• The Autobiography of Benjamin Franklin is a well-deserved classic.
  • The Box: A surprisingly entertaining account of the container revolution in shipping. I did not realize how much of the modern world has been shaped by that decade!
  • The Emperor of All Maladies: An excellent history of cancer.
  • Endurance: A gripping account of Shackleton’s disastrous voyage, and a lesson in leadership.
  • Eichmann in Jerusalem: As advertised, a lesson in the banality of evil. This book changed my view of the world significantly. 
  • Iron Coffins: A page-turning account of the submarine war in the Atlantic from the German perspective, and a lesson in competence and leadership.
  • In Cold Blood: Some of the best long-form journalism ever written.
  • Slouching Towards Bethlehem: Excellent essays by Joan Didion.
  • Barbarian Days: A Surfing Life: A great adventure story.
  • Surely You’re Joking, Mr. Feynman: An ode to the joys of science, and of keeping technical work fun.
  • Trust Me, I’m Lying: A peek under the covers of the PR industry. Now that the societal organs that shape and magnify the spread of ideas have become less institutionalized (e.g. bloggers and Instagrammers rather than the NYT editorial staff), so too has the game of how to influence the function of those organs shifted. This book illustrates how. An interesting point of comparison is Paul Graham’s essay The Submarine, which is evidently from an earlier era when the old guard in print media still had a much greater influence over which ideas spread.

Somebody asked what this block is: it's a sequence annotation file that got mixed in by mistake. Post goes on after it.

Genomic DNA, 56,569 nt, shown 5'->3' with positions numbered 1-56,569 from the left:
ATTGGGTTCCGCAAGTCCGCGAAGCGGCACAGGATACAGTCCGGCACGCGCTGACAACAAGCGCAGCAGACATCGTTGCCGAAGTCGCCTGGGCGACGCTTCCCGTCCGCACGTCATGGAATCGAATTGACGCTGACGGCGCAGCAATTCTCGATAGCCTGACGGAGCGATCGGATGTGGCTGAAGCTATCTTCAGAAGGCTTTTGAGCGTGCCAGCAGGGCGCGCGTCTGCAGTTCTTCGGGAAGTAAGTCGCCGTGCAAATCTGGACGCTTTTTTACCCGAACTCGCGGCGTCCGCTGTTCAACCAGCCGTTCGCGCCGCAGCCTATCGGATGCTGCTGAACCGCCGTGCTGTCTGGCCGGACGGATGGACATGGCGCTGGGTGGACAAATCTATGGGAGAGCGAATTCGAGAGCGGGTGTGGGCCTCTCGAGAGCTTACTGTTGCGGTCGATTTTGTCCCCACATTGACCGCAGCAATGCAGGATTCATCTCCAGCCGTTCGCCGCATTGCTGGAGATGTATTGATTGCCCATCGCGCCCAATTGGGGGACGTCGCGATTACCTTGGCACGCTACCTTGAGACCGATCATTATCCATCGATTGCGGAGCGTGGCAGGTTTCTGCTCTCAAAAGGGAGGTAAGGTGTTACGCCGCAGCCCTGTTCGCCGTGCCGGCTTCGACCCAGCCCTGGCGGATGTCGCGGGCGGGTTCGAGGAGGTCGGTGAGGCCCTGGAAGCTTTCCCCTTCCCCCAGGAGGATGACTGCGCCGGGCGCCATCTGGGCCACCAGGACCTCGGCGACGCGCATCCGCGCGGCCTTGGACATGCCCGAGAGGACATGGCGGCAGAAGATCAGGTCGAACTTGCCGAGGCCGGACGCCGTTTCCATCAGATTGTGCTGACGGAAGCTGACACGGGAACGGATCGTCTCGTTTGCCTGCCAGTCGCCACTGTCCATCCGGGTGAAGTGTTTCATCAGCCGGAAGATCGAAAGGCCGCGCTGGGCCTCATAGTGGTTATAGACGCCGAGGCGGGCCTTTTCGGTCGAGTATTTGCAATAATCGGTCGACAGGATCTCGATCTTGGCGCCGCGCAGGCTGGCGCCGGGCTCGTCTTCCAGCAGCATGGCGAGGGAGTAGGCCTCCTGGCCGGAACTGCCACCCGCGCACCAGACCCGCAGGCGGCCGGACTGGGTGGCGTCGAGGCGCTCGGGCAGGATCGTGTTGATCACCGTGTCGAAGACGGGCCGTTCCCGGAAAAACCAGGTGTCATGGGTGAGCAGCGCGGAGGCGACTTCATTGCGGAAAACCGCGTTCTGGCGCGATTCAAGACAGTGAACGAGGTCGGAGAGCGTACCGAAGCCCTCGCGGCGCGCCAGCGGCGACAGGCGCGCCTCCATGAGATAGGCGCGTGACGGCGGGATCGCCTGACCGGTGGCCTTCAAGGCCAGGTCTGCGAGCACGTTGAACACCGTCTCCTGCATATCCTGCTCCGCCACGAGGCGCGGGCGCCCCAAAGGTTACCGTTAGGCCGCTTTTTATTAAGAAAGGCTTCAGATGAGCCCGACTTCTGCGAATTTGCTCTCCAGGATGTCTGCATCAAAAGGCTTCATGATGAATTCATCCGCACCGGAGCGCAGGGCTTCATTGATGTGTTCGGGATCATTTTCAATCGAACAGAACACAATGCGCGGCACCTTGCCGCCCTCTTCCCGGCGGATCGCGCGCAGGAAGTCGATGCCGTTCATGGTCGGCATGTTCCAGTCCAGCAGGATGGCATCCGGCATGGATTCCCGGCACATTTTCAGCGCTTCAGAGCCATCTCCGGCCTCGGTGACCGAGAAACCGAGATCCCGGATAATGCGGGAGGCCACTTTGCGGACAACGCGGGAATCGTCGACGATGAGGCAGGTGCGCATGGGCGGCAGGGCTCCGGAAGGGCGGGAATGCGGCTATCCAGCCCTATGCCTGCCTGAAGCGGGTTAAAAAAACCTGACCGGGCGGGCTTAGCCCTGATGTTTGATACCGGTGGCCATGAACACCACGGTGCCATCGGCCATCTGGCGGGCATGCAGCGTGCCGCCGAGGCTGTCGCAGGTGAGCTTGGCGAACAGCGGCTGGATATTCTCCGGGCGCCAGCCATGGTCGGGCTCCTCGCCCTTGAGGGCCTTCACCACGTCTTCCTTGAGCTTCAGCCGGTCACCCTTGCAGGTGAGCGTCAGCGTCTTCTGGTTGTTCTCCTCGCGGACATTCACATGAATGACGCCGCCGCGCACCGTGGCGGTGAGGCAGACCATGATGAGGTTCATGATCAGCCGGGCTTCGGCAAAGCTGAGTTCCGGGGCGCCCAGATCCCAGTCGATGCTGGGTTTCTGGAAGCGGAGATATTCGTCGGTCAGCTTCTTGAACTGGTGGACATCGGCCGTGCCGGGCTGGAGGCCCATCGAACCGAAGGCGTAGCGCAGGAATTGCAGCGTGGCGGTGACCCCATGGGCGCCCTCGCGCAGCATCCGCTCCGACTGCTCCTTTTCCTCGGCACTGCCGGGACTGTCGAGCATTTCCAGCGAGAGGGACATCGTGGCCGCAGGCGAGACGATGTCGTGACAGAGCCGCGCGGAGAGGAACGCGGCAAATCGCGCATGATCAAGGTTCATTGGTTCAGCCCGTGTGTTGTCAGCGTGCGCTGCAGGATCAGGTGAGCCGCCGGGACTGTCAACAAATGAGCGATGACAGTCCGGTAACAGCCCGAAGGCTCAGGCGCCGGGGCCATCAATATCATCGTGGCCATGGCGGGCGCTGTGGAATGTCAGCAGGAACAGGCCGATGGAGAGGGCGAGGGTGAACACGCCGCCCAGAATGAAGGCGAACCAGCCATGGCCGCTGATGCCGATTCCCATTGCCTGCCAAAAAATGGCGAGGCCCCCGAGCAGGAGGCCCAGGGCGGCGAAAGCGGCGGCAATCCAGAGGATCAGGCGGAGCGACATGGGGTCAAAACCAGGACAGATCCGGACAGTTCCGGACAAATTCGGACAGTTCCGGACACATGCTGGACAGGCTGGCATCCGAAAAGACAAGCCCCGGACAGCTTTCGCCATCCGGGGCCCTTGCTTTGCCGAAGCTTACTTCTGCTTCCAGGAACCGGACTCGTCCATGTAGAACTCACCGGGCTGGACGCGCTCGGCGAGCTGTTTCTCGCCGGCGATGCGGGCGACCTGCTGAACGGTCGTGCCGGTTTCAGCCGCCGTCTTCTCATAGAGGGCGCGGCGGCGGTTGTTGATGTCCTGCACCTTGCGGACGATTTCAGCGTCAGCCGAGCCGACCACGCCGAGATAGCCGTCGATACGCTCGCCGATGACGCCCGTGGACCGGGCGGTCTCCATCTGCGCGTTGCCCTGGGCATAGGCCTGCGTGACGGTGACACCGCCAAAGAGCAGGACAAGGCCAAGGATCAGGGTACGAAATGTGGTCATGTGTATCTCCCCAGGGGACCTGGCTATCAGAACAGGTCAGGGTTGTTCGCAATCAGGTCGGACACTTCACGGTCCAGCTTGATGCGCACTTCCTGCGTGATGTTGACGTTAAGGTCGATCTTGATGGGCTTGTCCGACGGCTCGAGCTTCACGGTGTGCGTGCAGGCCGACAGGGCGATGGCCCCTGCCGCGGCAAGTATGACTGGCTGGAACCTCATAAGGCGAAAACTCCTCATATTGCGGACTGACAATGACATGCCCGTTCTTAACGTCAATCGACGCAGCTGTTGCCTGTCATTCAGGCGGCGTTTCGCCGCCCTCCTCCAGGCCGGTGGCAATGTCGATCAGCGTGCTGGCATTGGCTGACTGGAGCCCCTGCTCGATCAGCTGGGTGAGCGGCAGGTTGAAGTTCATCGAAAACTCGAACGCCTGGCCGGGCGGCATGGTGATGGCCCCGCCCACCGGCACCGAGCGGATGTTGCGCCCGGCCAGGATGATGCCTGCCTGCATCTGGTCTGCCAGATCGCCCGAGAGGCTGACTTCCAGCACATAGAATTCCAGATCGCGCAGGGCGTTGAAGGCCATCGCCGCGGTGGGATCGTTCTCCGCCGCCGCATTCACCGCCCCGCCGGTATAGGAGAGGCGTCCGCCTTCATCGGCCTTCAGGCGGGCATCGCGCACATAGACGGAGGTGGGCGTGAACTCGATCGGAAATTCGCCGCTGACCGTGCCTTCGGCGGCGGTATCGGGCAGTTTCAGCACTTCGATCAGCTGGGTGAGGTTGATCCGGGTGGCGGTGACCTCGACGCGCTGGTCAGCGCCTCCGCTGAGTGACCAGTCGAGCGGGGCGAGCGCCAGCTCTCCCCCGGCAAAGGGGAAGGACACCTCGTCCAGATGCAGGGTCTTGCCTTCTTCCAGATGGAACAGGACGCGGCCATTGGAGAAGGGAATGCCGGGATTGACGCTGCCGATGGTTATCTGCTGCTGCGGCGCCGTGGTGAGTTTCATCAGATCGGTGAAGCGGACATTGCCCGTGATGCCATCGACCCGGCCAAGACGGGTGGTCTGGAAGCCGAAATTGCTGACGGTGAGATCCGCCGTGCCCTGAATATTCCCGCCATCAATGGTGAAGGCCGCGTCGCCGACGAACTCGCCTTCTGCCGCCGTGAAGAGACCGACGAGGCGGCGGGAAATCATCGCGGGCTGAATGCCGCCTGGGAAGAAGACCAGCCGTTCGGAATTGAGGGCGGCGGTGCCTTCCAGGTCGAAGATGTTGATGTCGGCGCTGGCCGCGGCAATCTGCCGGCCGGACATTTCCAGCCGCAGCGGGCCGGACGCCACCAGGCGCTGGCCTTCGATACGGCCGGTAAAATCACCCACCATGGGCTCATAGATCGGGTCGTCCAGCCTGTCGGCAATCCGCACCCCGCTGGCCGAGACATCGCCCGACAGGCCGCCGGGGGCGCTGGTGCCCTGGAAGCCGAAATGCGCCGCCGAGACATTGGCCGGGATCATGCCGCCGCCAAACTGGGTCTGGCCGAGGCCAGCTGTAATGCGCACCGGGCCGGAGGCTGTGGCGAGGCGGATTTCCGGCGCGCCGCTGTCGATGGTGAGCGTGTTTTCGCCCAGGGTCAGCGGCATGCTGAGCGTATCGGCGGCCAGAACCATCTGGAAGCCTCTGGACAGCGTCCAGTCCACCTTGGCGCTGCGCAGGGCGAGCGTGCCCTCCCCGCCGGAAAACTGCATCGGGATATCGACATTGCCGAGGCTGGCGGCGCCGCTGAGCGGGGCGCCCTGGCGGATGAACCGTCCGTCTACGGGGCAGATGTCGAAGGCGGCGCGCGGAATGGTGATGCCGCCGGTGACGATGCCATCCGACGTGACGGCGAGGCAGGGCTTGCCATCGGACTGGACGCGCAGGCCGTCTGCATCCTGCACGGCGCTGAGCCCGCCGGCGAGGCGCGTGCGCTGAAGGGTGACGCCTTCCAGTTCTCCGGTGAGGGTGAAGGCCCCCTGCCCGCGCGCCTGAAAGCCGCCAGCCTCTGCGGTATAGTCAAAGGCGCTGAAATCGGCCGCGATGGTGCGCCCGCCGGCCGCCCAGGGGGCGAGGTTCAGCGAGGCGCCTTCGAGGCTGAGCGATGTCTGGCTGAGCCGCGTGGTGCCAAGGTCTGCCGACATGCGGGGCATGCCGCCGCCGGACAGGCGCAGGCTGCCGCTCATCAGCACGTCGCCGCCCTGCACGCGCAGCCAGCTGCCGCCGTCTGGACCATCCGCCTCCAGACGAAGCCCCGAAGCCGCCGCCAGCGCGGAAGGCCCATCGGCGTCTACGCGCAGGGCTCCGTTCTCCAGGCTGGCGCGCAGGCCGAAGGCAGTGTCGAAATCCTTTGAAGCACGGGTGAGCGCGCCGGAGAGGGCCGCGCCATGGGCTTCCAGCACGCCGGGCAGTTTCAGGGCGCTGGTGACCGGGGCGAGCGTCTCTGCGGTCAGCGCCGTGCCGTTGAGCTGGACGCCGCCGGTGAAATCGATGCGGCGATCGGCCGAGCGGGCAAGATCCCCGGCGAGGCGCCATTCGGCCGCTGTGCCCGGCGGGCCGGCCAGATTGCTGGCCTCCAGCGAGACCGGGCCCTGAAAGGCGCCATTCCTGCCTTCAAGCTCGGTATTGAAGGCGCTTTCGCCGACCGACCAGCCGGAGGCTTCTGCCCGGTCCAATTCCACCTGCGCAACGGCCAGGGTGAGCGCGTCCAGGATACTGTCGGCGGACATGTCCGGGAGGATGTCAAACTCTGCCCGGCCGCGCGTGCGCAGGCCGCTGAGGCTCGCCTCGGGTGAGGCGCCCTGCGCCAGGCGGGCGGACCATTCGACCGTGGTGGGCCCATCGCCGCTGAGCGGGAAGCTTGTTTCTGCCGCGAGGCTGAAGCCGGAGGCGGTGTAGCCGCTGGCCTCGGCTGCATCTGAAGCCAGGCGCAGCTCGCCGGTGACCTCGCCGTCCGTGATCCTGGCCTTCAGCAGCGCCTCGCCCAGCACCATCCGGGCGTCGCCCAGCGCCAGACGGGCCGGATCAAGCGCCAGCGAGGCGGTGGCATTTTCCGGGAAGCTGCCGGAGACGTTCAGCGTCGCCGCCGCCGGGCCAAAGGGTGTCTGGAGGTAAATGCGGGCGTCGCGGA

Reading fiction has been a mainstay of my life. A few favorites follow:

  • Cormac McCarthy: The Border Trilogy, especially The Crossing, has been something I’ve found myself thinking back to and quoting more than any other book. Blood Meridian is another classic.
  • War and Peace: Lives up to its reputation. Some of the “war” sections, especially the plotting by generals, can drag on and might be worth skimming rather than reading, but the “peace” sections and the main characters’ parts in the “war” sections are some of the best fiction writing I’ve ever read.